Ask The Experts: Retirement

By Reg Jones

Value of CSRS annuity

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Q. How can I find out the total value of my CSRS pension? Is there a methodology or interactive tool online where I enter my annual earnings throughout my career and a value is produced? I am a few years away from retirement and, from my annual personal benefits statement, I see my estimated monthly annuity based on options for when I retire and what survivor benefit I choose. But what is the total value today: past contributions + interest? My situation: totally CSRS (no FERS), no break in service, no extra contributions or withdrawals, just a straight 30 years of CSRS deductions from paycheck.

A. Perhaps my colleague, Mike Miles, will have a better answer to your question. As far as I know, there isn’t any reliable way to determine the present value (or the total value) of a CSRS annuity. The reason is that there is no direct correspondence between what you contribute to the retirement fund and what you receive in benefits. While you can know how much you’ve put in, unless you know when you’ll retire, what the annual cost-of-living adjustments will be, and the day on which you’ll die, you’ll only be fiddling with numbers that have no basis in reality. P.S. If you were to leave government and request a refund of your contributions, you wouldn’t receive one cent of interest on them.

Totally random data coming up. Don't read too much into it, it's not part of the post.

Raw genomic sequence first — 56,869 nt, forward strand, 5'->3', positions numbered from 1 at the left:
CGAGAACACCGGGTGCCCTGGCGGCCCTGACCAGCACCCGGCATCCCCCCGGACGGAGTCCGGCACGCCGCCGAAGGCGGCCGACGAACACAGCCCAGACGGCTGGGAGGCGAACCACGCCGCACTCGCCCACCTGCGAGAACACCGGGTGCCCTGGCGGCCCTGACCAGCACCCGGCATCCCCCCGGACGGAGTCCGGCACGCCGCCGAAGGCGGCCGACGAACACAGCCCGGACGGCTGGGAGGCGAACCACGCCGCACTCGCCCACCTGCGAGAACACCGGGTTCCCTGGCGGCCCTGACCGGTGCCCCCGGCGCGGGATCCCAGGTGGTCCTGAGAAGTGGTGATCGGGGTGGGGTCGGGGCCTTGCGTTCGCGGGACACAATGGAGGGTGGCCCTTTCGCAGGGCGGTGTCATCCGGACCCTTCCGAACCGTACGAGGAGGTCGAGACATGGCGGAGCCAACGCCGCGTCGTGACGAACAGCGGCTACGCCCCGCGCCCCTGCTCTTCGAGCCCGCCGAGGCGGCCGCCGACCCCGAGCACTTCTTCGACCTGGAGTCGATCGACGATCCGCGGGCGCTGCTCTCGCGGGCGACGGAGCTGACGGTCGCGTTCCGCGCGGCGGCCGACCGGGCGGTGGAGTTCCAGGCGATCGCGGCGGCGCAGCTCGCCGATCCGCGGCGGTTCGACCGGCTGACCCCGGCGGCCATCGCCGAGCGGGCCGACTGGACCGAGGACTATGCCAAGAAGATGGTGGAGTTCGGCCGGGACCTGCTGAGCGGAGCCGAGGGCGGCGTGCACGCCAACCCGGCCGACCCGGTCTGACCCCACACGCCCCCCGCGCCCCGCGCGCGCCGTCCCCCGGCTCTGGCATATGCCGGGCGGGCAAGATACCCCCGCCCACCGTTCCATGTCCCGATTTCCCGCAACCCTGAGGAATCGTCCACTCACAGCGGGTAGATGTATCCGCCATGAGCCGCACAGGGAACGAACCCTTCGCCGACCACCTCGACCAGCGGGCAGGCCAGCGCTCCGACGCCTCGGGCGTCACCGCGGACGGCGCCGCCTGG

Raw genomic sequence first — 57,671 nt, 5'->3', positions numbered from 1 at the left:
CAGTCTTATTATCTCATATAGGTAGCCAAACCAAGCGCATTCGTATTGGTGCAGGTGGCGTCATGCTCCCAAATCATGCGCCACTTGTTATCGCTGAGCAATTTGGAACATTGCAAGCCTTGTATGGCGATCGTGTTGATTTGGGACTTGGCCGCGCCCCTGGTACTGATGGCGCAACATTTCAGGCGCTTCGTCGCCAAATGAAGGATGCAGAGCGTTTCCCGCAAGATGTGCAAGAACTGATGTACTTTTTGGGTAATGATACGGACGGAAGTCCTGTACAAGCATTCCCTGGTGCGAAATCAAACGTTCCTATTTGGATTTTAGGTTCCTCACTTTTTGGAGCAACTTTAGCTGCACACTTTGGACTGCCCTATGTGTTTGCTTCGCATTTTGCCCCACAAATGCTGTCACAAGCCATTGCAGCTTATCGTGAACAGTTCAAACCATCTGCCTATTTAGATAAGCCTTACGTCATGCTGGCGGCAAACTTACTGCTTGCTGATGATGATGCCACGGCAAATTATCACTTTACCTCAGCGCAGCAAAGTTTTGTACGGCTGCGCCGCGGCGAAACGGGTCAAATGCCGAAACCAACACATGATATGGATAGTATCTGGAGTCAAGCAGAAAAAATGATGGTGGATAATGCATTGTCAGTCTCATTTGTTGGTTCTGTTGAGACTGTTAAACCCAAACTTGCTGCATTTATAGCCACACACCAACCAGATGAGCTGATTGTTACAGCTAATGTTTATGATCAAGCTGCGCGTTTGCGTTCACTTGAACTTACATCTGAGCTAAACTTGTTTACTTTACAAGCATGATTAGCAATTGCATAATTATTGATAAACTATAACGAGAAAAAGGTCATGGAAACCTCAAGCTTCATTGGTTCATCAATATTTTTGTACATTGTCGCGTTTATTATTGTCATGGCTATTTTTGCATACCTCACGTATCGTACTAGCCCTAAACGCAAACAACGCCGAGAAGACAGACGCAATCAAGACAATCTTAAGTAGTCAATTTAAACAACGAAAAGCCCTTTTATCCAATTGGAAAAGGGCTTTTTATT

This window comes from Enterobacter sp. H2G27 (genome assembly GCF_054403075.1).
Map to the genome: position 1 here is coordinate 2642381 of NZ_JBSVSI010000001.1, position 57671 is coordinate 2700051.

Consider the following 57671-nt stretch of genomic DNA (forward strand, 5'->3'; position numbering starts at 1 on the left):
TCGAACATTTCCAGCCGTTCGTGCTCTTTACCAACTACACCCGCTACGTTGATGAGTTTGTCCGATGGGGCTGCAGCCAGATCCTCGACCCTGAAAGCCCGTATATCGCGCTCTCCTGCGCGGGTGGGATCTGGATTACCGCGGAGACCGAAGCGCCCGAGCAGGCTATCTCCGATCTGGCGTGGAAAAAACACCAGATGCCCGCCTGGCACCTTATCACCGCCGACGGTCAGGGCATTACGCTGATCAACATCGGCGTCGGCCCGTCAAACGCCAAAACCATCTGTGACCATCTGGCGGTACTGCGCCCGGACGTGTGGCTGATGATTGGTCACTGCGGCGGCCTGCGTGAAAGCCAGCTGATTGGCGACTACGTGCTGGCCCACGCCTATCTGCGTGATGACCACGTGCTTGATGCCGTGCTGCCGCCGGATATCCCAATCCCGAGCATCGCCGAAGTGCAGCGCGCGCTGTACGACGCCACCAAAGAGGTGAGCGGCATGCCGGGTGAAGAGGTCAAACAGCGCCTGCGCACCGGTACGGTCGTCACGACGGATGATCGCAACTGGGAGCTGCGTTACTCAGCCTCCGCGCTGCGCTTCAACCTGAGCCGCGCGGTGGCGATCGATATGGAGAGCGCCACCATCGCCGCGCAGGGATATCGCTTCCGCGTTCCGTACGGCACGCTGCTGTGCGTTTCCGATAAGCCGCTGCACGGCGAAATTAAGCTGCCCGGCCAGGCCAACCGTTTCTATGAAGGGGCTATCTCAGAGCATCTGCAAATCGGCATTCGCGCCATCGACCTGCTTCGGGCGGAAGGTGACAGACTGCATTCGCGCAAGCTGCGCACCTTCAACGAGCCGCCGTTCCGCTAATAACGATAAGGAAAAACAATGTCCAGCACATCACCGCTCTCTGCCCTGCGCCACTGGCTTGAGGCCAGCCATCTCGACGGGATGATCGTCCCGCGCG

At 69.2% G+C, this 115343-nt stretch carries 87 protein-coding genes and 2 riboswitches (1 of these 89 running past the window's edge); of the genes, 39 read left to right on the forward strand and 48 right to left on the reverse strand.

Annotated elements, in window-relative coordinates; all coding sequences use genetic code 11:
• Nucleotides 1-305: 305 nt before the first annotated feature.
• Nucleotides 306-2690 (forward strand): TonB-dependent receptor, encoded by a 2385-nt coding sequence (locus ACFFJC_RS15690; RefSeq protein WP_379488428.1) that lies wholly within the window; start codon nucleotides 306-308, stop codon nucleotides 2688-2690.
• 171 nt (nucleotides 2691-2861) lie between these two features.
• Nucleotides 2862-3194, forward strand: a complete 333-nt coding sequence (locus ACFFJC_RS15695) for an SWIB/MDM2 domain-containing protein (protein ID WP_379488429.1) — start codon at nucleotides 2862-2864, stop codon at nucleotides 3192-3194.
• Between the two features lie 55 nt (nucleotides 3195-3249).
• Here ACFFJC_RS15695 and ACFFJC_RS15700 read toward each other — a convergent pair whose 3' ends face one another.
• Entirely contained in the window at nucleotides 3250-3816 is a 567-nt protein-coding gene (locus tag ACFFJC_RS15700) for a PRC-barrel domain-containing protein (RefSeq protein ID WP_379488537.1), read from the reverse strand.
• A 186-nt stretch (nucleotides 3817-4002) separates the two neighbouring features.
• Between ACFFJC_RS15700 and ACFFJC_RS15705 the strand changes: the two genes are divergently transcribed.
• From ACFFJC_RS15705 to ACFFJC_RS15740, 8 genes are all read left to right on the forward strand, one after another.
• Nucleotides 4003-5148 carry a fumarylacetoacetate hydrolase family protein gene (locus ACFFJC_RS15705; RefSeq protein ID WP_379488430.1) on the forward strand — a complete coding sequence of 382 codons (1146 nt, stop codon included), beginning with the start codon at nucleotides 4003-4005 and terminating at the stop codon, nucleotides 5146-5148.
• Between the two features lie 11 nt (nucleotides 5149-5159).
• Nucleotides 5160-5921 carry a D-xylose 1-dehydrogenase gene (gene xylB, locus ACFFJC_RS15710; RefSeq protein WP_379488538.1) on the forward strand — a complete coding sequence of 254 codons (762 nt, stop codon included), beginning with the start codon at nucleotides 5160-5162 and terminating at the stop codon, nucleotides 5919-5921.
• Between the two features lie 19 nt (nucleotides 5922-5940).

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Special retirement supplement

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Q. I retired on a FERS pension in August 2008. I also began receiving the FERS special retirement supplement as of the payment made Jan. 4, 2010.

I obtained a job in the private sector on April 12, 2011, but was laid off on Feb. 28, 2012. I will have received unemployment insurance benefits from mid-March through this month.

My special retirement supplement was offset by earnings over the annual exempt amount in 2011. (The “overpayment” is being deducted from my current FERS supplement payment.) My earnings in 2012 are well under the annual exempt amount. Is the special retirement supplement offset by unemployment insurance benefits over the annual exempt amount?

A. No, it isn’t.

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Government pension offset

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Q. My wife and I are retired. My wife has both a small civil service pension and Social Security. I had 30-plus years of Social Security earnings when I retired in 1998. If I survive my wife, will the reduced amount I would receive from her government pension affect my Social Security payment? I am asking about Government Offset Pension rules.